… and Faith from Ashes
It’s been noted that physical laws tend to carry over from one scale to the next: the microcosm reflects the macrocosm. Ideas, information, and systems are all the same thing. Even we, as people, are made up of different kinds of information, be that information RNA or memory.
As we age we have a tendency to become more fixed in what we believe to be true and more dismissive of new information, thinking that age gives us the right to ignore change. If we make that choice and cease allowing new information to take root within ourselves, we condemn ourselves to pining for what was instead of reaching for what could be.
We can do better than that. We can, instead, choose to keep growing, keep refining, keep becoming more and learning more and doing more.
If we make the choice to keep evolving, keep changing, we are faced with more opportunities to take in an ever-increasing amount of information. That which we take in and make part of ourselves accelerates our growth. It can feed us or make us wither, as we so choose.
Those of us able to change with the times while growing in complexity live longer, fuller lives. This is an observable truth; those of us that do more, maintain the ability to keep doing more. Likewise, those systems that are able to grow more complex perpetuate themselves further into the world we perceive, proving fitness through necessary complexity.
We can infer from this that new information is good, and a search for understanding is necessary to thrive in the world in which we find ourselves. We must be able to make use of what we know, to test it, to see if what we know is actually applicable.
One of the most misused bits of philosophy comes from Descartes. The line is commonly given as “I think, therefore I am,” but that ignores the first part of what was said.
“I doubt therefore I think, I think therefore I am.”
Context is everything. If we are to doubt what we know, we must explore that knowing. We must learn to expand that knowledge and test it. We must grow through exploration and learning. Most of all, we must be willing to consider that we might be wrong.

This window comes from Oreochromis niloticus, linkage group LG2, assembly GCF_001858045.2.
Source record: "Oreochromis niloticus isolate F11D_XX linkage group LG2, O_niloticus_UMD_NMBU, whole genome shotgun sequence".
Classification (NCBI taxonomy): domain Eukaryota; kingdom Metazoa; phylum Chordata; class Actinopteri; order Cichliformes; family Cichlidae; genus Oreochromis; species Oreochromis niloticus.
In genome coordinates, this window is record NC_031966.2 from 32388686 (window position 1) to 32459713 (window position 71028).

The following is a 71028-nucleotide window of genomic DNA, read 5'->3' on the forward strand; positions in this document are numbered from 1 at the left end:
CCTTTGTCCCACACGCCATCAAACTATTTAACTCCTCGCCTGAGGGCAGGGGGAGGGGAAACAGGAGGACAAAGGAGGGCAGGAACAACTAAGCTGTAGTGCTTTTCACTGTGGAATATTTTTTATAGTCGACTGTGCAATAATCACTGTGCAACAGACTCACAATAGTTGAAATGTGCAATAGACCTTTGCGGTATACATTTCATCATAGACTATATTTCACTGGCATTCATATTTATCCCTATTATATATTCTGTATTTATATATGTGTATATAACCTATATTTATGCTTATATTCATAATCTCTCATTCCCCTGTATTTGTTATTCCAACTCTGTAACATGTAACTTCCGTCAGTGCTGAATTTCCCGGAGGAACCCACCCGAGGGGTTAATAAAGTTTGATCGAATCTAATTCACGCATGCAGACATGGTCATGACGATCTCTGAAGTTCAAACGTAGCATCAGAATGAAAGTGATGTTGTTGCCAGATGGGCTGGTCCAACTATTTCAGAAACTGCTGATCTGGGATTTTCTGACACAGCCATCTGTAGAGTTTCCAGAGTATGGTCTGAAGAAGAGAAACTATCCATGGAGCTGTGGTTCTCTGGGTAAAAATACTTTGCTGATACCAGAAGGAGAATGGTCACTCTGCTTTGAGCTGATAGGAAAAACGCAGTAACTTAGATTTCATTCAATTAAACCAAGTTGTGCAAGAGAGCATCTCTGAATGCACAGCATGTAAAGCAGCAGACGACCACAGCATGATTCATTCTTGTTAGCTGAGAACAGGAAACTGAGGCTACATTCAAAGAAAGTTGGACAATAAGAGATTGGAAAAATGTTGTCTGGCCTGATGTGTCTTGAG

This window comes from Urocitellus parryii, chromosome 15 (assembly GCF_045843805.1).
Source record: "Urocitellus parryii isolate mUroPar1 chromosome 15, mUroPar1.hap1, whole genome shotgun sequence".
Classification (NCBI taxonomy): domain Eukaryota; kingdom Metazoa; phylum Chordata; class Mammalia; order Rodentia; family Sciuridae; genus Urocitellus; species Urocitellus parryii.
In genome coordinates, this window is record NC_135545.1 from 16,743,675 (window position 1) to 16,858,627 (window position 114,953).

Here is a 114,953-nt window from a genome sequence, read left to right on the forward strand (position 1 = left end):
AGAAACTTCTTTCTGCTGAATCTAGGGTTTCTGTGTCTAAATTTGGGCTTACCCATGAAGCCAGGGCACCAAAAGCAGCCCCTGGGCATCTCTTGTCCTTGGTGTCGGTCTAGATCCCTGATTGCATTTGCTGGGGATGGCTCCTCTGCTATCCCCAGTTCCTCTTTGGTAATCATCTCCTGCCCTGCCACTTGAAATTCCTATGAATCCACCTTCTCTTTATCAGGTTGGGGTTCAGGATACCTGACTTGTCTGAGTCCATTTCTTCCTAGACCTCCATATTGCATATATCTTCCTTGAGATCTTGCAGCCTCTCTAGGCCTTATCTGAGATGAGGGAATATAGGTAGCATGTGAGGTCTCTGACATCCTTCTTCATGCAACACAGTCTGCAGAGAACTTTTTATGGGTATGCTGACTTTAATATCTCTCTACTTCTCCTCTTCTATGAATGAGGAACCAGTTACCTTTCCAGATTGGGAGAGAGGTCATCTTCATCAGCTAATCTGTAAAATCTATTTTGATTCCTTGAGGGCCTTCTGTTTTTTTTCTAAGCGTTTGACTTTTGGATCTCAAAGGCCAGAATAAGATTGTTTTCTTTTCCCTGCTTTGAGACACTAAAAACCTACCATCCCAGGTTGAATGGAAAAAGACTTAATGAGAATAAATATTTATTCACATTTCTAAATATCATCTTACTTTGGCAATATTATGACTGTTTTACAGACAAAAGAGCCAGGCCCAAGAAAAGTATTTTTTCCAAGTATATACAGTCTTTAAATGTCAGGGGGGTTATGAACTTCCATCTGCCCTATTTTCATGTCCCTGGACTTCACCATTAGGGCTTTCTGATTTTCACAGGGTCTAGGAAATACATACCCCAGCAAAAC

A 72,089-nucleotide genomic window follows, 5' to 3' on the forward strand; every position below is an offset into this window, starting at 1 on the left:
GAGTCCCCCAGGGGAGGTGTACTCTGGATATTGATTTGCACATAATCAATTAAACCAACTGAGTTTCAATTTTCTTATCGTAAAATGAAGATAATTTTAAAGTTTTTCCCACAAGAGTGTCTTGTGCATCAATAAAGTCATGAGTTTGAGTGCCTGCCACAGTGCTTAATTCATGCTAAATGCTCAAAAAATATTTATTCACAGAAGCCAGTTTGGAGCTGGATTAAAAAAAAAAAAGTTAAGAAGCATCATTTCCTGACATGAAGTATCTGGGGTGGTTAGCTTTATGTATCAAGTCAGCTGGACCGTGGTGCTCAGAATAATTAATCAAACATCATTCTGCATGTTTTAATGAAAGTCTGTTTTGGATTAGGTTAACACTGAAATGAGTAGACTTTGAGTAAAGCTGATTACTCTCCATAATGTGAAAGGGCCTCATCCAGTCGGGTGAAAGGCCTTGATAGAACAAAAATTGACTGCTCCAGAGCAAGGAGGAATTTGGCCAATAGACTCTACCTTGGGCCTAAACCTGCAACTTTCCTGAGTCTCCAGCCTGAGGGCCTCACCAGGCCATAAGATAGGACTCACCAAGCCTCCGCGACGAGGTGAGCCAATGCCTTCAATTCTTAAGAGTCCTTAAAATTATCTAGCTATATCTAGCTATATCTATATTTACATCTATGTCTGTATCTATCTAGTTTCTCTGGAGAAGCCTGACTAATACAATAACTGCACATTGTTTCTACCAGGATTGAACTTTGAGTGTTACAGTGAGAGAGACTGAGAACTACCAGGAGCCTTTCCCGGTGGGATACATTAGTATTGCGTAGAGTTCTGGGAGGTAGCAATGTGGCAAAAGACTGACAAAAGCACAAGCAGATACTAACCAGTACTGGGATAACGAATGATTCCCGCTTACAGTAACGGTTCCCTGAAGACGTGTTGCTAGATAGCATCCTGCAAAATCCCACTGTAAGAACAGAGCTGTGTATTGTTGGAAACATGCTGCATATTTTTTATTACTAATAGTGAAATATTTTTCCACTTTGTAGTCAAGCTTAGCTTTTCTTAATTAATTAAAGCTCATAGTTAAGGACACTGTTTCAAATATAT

Given the idea that these truths are applicable to us, what can we in turn infer about Faith?
Faith is another system, a series of axioms that we assume are true and use to make sense of the world around us. Blind acceptance of these baseline axioms isn’t faith, it’s an abdication of self and choice, allowing someone else’s dogma and assumptions to write the core expectations that you might have for growth, evolution, and knowledge. Fitting what we’ve learned into the memes of what we know is like putting a round block in a square hole – it might work in the short-term but it’s crippling over a longer period.
Faith has to grow or it will stagnate and become irrelevant, or worse, intellectually entropic. Do you know why you pray the way you do, where the tenants of your faith come from? Dogmatic religion doesn’t. It’s too heavily reliant on memes without understanding why those memes were put into place to begin with. Saying because God said so is no longer a viable argument for behavior – we need actual reason to subscribe to any credo or proscribed set of morality. Anything else is stagnation.
“I doubt therefore I think,” Descartes said. “I think therefore I am.”
Doubt is not the enemy of Faith, but it is the enemy of dogma; analysis is necessary for belief to mean anything, because information without context is meaningless. Those of us moving into the Information Age need to question, need to find our own answers from the greatest possible amount of qualitative information available to us.
Ignorance is worthy of pity, not hatred. Willful ignorance is worthy of mockery – any answer that boils down to a simple because or because it’s always been done this way is no longer good enough. The tenants of any Faith that are flexible enough to allow for this sort of growth will survive and continue to thrive in the world to come, but any creed that value ignorance over knowledge or obedience over freedom is now in its death throes, whether it knows it or not.
The Information Age demands minds that question, people that are able to admit that they might be wrong. The only certainty is change, we’re told, and only change is going to let us rise to the heights that our Faith tells us we are capable of. Religion as we know it is dying and dead; let Faith in the divinity of ourselves and whatever God we all are made of rise like a phoenix from those ashes.
We have a world to build, a paradise we can make. You and I, let us promise ourselves to make this world stranger and better than the one we came into. Let us make this a world worthy of Faith, let us make ourselves people worth having Faith in. We are the victors of more than four billion years of evolution, each and every one of us a miracle.
Let’s fucking act like it.
Screw the promises of afterlife – let us make this world a Heaven, so that whatever angels there are look at us and use us as the standard by which they sing their praises. We are more than capable of this, you and I together. Let us be no longer constrained by outmoded ideals of ignorance and acquirus quodcumque rapis.
We can do better than that. We are doing better than that. We are the standard by which Faith is measured and questioned and grows.
Let us embody the Faith we wish to be, the change we wish to see in the world.
We are all worth it.